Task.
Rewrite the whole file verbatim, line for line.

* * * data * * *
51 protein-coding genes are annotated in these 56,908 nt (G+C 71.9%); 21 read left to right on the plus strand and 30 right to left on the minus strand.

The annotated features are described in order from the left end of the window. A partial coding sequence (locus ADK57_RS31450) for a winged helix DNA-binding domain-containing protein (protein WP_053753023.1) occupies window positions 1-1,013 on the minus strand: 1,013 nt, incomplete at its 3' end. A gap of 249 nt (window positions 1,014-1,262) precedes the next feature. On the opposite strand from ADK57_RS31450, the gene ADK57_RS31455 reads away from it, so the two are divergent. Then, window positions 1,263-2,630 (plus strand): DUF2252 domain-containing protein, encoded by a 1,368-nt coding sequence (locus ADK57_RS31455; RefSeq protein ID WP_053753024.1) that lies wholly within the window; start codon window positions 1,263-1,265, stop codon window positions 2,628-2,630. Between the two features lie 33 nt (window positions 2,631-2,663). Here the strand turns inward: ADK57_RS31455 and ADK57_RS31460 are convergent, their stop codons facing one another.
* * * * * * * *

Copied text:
51 protein-coding genes are annotated in these 56,908 nt (G+C 71.9%); 21 read left to right on the plus strand and 30 right to left on the minus strand.

The annotated features are described in order from the left end of the window. A partial coding sequence (locus ADK57_RS31450) for a winged helix DNA-binding domain-containing protein (protein WP_053753023.1) occupies window positions 1-1,013 on the minus strand: 1,013 nt, incomplete at its 3' end. A gap of 249 nt (window positions 1,014-1,262) precedes the next feature. On the opposite strand from ADK57_RS31450, the gene ADK57_RS31455 reads away from it, so the two are divergent. Then, window positions 1,263-2,630 (plus strand): DUF2252 domain-containing protein, encoded by a 1,368-nt coding sequence (locus ADK57_RS31455; RefSeq protein ID WP_053753024.1) that lies wholly within the window; start codon window positions 1,263-1,265, stop codon window positions 2,628-2,630. Between the two features lie 33 nt (window positions 2,631-2,663). Here the strand turns inward: ADK57_RS31455 and ADK57_RS31460 are convergent, their stop codons facing one another.